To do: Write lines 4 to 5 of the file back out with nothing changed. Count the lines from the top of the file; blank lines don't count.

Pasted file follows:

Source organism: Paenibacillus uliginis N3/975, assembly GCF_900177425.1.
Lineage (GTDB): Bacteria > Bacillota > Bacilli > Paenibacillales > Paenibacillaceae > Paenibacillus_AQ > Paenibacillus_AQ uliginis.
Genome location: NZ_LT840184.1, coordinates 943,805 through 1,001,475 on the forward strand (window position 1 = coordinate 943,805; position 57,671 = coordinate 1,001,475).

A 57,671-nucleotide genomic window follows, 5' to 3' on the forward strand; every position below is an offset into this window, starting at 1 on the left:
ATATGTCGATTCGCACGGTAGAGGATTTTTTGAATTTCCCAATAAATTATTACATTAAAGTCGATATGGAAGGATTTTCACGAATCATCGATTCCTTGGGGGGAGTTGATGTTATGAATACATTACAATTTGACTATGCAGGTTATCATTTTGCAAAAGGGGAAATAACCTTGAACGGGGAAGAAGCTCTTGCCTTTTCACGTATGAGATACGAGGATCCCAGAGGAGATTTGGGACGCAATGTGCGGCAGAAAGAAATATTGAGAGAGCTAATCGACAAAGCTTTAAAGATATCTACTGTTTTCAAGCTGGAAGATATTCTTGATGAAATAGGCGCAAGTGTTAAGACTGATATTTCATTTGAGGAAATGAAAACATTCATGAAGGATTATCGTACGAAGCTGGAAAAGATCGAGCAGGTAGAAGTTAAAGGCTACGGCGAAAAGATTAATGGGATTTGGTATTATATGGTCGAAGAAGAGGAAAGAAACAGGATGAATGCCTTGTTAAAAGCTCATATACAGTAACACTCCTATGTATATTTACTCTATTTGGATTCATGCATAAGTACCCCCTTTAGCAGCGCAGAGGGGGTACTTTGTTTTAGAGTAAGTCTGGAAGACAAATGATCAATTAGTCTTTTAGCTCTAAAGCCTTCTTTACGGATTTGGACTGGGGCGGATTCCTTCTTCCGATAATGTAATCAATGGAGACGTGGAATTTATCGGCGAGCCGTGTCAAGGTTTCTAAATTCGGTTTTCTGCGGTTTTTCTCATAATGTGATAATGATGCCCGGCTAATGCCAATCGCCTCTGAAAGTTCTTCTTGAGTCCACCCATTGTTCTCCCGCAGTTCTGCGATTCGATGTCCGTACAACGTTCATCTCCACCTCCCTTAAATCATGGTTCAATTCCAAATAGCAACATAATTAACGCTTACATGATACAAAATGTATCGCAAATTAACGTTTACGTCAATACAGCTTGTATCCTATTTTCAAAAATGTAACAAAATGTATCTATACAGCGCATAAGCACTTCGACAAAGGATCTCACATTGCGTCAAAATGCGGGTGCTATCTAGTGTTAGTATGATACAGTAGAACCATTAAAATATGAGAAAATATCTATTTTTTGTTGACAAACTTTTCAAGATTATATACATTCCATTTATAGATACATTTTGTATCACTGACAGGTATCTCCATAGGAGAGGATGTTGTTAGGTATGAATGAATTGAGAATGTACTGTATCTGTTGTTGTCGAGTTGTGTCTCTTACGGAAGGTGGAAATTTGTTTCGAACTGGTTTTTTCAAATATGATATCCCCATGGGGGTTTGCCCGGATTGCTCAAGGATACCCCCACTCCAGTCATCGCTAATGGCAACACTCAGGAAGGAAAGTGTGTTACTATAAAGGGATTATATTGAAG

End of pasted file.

A 57,671-nucleotide genomic window follows, 5' to 3' on the forward strand; every position below is an offset into this window, starting at 1 on the left:
ATATGTCGATTCGCACGGTAGAGGATTTTTTGAATTTCCCAATAAATTATTACATTAAAGTCGATATGGAAGGATTTTCACGAATCATCGATTCCTTGGGGGGAGTTGATGTTATGAATACATTACAATTTGACTATGCAGGTTATCATTTTGCAAAAGGGGAAATAACCTTGAACGGGGAAGAAGCTCTTGCCTTTTCACGTATGAGATACGAGGATCCCAGAGGAGATTTGGGACGCAATGTGCGGCAGAAAGAAATATTGAGAGAGCTAATCGACAAAGCTTTAAAGATATCTACTGTTTTCAAGCTGGAAGATATTCTTGATGAAATAGGCGCAAGTGTTAAGACTGATATTTCATTTGAGGAAATGAAAACATTCATGAAGGATTATCGTACGAAGCTGGAAAAGATCGAGCAGGTAGAAGTTAAAGGCTACGGCGAAAAGATTAATGGGATTTGGTATTATATGGTCGAAGAAGAGGAAAGAAACAGGATGAATGCCTTGTTAAAAGCTCATATACAGTAACACTCCTATGTATATTTACTCTATTTGGATTCATGCATAAGTACCCCCTTTAGCAGCGCAGAGGGGGTACTTTGTTTTAGAGTAAGTCTGGAAGACAAATGATCAATTAGTCTTTTAGCTCTAAAGCCTTCTTTACGGATTTGGACTGGGGCGGATTCCTTCTTCCGATAATGTAATCAATGGAGACGTGGAATTTATCGGCGAGCCGTGTCAAGGTTTCTAAATTCGGTTTTCTGCGGTTTTTCTCATAATGTGATAATGATGCCCGGCTAATGCCAATCGCCTCTGAAAGTTCTTCTTGAGTCCACCCATTGTTCTCCCGCAGTTCTGCGATTCGATGTCCGTACAACGTTCATCTCCACCTCCCTTAAATCATGGTTCAATTCCAAATAGCAACATAATTAACGCTTACATGATACAAAATGTATCGCAAATTAACGTTTACGTCAATACAGCTTGTATCCTATTTTCAAAAATGTAACAAAATGTATCTATACAGCGCATAAGCACTTCGACAAAGGATCTCACATTGCGTCAAAATGCGGGTGCTATCTAGTGTTAGTATGATACAGTAGAACCATTAAAATATGAGAAAATATCTATTTTTTGTTGACAAACTTTTCAAGATTATATACATTCCATTTATAGATACATTTTGTATCACTGACAGGTATCTCCATAGGAGAGGATGTTGTTAGGTATGAATGAATTGAGAATGTACTGTATCTGTTGTTGTCGAGTTGTGTCTCTTACGGAAGGTGGAAATTTGTTTCGAACTGGTTTTTTCAAATATGATATCCCCATGGGGGTTTGCCCGGATTGCTCAAGGATACCCCCACTCCAGTCATCGCTAATGGCAACACTCAGGAAGGAAAGTGTGTTACTATAAAGGGATTATATTGAAG